Preschool Eating Behaviors Linked to Heart Disease Risk
Protecting the heart needs an early start. Numerous studies have found that unhealthy lifestyle in adulthood increases the risk of cardiovascular disease. However, a new study reveals that when it comes to preventing heart disease, diet and lifestyle in early life is just as important as diet and lifestyle in later life.
A new study published in the Canadian Medical Association Journal (CMAJ) linked the eating behaviors of preschoolers to risk of cardiovascular disease in later life. The study involved 1,076 preschool children aged three to five years participating in the TARGet Kids! practice-based research network in Toronto, Ontario. The research examined the link between eating habits and serum levels of non-high-density lipoprotein (HDL) cholesterol, which is a surrogate marker of later cardiovascular risk.
Researchers had parents fill out questionnaires assessing eating behaviors of children. The survey assessed eating behaviors such as watching television while eating, dietary intake, parental concerns about activity levels and growth, screen time and use of supplements.
Researchers also measured height and weight of the children and their parents and took blood samples to examine lipid profile. The study also assigned a risk level based on ethnicity of the patents because some groups are more likely to develop heart disease than others.
"Our results show that associations between eating behaviours and cardiovascular risk appear early in life and may be a potential target for early intervention," Dr. Navindra Persaud, family physician and researcher at St. Michael's Hospital, Toronto, Ontario, and her team wrote in the study.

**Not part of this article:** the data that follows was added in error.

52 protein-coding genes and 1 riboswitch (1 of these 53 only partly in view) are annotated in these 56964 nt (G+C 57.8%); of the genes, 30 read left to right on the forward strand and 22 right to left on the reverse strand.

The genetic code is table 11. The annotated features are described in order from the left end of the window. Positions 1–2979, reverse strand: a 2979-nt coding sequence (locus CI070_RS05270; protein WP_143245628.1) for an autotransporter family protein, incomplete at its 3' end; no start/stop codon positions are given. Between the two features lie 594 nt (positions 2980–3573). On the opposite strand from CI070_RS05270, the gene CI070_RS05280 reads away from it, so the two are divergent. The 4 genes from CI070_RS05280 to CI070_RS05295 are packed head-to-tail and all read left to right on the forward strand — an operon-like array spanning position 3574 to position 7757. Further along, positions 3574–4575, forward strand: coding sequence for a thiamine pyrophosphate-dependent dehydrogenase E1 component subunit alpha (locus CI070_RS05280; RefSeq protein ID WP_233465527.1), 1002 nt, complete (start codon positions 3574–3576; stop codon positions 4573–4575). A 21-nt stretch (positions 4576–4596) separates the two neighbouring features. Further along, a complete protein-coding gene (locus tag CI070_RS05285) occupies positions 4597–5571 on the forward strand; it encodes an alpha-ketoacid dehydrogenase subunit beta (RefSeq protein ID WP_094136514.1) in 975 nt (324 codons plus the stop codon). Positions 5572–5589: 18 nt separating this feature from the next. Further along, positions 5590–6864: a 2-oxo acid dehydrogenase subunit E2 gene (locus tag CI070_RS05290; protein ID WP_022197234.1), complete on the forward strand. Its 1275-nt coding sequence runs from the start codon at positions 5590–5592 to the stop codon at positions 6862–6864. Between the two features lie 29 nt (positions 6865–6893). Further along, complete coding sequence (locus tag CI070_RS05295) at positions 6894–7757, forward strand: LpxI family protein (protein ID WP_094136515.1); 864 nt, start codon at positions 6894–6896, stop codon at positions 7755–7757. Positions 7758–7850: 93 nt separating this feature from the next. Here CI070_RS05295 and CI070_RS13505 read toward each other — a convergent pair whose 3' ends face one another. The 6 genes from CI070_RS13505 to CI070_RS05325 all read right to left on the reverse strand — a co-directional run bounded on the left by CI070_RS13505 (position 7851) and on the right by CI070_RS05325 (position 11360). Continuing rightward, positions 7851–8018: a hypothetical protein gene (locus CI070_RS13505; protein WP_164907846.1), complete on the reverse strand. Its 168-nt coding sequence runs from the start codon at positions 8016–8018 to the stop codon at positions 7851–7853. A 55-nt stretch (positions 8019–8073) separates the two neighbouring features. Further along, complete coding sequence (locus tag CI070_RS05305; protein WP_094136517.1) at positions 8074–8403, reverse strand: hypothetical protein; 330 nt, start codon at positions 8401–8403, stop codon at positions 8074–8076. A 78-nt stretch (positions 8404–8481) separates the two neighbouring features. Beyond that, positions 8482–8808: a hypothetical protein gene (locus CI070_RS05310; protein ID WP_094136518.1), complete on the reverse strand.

"Eating behaviours as reported by parents via the NutriSTEP questionnaire were positively associated with serum non-HDL cholesterol levels in children aged 3-5 years," the authors added. "The association between the eating behaviors subscore and serum non-HDL cholesterol persisted after controlling for age, sex, birth weight, zBMI (z-score body mass index), parental BMI, gestational diabetes and parental ethnicity."
Researchers said the latest findings support previous arguments for interventions aimed at improving eating behaviors of preschool-aged children.
Positive interventions include "promoting responsive feeding, where adults provide appropriate access to healthy foods and children use internal cues (not parent-directed cues or cues from the television) to determine the timing, pace and amount they consume," researchers concluded.